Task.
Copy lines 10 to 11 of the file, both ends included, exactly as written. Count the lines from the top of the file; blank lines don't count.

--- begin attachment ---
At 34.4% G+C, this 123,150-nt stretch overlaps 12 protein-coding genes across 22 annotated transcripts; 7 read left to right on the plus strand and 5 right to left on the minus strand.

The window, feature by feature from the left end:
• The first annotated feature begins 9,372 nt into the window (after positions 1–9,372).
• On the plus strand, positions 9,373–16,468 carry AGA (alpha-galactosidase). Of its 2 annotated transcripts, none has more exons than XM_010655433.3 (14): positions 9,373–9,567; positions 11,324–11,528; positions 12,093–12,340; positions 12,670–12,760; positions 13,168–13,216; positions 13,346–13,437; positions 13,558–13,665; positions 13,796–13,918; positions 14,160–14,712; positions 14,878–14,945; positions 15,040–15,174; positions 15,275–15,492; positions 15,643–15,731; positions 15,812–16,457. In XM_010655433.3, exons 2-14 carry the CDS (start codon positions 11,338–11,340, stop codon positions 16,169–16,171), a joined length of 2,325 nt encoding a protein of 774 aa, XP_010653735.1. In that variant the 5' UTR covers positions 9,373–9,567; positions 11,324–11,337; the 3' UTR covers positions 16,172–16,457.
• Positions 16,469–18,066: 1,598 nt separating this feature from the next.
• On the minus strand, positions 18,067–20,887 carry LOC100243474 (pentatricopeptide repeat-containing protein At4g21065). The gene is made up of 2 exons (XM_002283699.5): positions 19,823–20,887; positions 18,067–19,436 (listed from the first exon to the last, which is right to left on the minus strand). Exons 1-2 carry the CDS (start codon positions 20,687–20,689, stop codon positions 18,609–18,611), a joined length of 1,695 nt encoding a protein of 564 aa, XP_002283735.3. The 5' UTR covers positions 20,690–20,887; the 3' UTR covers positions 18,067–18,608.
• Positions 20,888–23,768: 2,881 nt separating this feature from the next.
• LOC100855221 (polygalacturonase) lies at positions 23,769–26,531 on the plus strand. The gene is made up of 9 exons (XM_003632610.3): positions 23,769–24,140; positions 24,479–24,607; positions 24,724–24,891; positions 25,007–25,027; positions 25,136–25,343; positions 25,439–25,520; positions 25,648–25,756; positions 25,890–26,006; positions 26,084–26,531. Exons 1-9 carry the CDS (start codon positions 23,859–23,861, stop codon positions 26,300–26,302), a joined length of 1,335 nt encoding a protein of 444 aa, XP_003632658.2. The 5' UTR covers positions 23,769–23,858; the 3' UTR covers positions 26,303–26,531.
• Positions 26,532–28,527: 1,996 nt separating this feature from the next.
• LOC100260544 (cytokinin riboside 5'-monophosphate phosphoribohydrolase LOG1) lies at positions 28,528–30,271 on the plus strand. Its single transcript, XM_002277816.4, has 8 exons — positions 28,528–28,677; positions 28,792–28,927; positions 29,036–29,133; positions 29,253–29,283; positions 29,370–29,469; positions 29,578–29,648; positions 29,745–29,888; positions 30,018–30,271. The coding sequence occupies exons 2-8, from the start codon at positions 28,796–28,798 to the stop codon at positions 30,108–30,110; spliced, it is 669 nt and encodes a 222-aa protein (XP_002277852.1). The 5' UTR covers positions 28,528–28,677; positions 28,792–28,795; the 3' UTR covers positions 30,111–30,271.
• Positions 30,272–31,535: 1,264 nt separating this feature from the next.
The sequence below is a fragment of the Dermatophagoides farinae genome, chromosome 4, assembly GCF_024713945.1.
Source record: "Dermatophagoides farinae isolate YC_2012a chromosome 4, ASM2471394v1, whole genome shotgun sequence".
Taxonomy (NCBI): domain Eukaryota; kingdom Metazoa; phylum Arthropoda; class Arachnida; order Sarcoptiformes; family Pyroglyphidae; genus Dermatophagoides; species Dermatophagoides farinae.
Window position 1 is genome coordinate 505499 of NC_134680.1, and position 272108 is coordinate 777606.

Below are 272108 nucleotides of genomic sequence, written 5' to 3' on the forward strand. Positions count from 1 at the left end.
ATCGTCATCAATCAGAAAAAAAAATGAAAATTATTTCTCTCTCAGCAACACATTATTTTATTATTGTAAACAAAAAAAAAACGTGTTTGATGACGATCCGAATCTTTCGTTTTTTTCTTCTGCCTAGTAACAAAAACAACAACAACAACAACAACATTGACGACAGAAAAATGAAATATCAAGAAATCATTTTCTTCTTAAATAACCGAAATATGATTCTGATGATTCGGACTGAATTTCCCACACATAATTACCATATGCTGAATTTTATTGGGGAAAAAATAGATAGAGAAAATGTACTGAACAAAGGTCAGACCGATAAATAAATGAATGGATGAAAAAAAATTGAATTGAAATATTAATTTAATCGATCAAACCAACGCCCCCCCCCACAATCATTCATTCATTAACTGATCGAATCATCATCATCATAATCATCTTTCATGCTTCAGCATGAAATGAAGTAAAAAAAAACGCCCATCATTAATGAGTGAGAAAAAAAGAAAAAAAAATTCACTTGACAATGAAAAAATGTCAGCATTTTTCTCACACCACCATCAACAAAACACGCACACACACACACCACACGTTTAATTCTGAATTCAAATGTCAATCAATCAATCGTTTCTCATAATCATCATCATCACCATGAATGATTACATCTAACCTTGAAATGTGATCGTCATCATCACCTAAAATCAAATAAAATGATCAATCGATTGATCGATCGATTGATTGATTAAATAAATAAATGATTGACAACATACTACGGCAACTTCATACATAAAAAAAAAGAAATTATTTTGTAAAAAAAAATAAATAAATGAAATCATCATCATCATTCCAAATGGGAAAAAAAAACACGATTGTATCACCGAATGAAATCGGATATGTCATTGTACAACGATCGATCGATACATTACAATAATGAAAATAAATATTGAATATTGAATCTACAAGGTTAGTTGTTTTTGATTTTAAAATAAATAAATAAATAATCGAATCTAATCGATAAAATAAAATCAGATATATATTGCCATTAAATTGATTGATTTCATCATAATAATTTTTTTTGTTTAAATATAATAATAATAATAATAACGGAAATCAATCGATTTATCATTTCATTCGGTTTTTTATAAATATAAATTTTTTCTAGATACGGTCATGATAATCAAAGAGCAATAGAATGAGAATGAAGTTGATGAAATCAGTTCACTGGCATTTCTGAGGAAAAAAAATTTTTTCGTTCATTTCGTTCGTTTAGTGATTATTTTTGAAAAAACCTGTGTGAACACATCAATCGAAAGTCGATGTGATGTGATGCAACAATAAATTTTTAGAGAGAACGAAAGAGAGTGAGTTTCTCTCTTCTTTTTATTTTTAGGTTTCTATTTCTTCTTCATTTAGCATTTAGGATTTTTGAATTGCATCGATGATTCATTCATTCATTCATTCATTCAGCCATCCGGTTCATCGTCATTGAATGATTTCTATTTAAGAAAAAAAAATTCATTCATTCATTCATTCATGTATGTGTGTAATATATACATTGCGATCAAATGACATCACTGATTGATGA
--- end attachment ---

• LOC100260544 (cytokinin riboside 5'-monophosphate phosphoribohydrolase LOG1) lies at positions 28,528–30,271 on the plus strand. Its single transcript, XM_002277816.4, has 8 exons — positions 28,528–28,677; positions 28,792–28,927; positions 29,036–29,133; positions 29,253–29,283; positions 29,370–29,469; positions 29,578–29,648; positions 29,745–29,888; positions 30,018–30,271. The coding sequence occupies exons 2-8, from the start codon at positions 28,796–28,798 to the stop codon at positions 30,108–30,110; spliced, it is 669 nt and encodes a 222-aa protein (XP_002277852.1). The 5' UTR covers positions 28,528–28,677; positions 28,792–28,795; the 3' UTR covers positions 30,111–30,271.
• Positions 30,272–31,535: 1,264 nt separating this feature from the next.